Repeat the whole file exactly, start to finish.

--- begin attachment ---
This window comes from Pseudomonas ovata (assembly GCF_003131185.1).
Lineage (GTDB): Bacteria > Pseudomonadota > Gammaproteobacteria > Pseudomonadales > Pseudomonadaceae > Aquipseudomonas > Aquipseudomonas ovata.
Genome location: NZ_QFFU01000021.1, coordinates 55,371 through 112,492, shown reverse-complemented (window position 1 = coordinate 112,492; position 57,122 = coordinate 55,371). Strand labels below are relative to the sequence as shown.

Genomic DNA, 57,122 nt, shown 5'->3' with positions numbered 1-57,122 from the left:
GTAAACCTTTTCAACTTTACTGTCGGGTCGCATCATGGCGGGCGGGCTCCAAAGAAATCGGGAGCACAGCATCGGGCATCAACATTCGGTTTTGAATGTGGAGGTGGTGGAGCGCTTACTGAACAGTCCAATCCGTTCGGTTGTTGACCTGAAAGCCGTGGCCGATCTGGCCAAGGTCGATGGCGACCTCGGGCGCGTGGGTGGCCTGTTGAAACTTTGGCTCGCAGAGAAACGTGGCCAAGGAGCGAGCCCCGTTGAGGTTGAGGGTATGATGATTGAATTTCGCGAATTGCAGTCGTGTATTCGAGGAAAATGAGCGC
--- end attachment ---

This window comes from Pseudomonas ovata (assembly GCF_003131185.1).
Lineage (GTDB): Bacteria > Pseudomonadota > Gammaproteobacteria > Pseudomonadales > Pseudomonadaceae > Aquipseudomonas > Aquipseudomonas ovata.
Genome location: NZ_QFFU01000021.1, coordinates 55,371 through 112,492, shown reverse-complemented (window position 1 = coordinate 112,492; position 57,122 = coordinate 55,371). Strand labels below are relative to the sequence as shown.

Genomic DNA, 57,122 nt, shown 5'->3' with positions numbered 1-57,122 from the left:
GTAAACCTTTTCAACTTTACTGTCGGGTCGCATCATGGCGGGCGGGCTCCAAAGAAATCGGGAGCACAGCATCGGGCATCAACATTCGGTTTTGAATGTGGAGGTGGTGGAGCGCTTACTGAACAGTCCAATCCGTTCGGTTGTTGACCTGAAAGCCGTGGCCGATCTGGCCAAGGTCGATGGCGACCTCGGGCGCGTGGGTGGCCTGTTGAAACTTTGGCTCGCAGAGAAACGTGGCCAAGGAGCGAGCCCCGTTGAGGTTGAGGGTATGATGATTGAATTTCGCGAATTGCAGTCGTGTATTCGAGGAAAATGAGCGC